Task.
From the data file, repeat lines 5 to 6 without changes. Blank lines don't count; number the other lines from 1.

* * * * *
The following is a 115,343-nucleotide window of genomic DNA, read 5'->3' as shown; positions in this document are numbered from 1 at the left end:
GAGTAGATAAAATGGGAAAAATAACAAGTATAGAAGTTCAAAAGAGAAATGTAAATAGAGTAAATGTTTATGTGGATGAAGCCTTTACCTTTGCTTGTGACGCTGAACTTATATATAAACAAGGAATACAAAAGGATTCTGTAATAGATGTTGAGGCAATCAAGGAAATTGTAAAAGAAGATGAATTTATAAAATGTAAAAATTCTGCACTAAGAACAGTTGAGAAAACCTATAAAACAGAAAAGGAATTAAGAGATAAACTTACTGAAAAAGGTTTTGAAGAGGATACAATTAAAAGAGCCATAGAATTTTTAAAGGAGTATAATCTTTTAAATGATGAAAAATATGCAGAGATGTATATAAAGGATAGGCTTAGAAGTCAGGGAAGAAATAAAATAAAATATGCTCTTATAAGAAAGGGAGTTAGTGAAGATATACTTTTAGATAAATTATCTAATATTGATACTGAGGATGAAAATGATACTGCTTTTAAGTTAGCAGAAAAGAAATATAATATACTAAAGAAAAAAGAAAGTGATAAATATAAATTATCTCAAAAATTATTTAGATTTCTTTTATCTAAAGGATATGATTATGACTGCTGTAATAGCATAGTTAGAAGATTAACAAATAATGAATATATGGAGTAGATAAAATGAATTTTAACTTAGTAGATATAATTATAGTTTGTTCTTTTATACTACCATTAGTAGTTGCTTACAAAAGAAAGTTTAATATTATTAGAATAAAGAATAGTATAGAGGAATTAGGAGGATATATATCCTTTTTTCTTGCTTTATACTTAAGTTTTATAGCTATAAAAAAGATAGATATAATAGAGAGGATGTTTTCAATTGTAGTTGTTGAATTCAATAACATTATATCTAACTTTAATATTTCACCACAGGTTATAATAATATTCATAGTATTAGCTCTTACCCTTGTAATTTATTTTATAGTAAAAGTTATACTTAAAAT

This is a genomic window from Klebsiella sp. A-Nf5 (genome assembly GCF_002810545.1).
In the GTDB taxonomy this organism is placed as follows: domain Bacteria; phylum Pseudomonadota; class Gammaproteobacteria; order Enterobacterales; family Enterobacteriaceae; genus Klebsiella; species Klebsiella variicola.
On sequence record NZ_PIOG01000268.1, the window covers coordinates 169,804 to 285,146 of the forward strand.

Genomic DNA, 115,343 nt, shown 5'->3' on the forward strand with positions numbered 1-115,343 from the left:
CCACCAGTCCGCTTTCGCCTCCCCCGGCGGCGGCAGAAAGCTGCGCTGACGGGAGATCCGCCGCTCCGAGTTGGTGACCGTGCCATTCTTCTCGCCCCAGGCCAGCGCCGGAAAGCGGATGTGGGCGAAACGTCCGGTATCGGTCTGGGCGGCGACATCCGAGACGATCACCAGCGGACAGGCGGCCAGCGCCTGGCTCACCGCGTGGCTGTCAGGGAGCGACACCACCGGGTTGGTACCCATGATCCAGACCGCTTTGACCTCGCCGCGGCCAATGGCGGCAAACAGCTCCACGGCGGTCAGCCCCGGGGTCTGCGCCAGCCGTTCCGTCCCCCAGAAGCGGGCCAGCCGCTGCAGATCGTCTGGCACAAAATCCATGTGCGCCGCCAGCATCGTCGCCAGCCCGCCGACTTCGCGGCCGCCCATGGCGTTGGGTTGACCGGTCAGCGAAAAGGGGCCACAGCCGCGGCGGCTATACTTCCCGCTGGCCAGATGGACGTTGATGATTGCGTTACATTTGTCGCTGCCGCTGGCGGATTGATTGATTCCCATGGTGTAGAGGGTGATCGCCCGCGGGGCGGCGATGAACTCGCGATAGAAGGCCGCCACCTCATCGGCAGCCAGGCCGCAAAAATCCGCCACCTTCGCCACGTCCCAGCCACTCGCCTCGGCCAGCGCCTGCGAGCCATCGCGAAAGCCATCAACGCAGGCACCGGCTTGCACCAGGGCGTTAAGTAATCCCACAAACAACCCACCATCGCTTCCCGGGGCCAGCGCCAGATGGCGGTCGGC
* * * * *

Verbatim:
On sequence record NZ_PIOG01000268.1, the window covers coordinates 169,804 to 285,146 of the forward strand.

Genomic DNA, 115,343 nt, shown 5'->3' on the forward strand with positions numbered 1-115,343 from the left: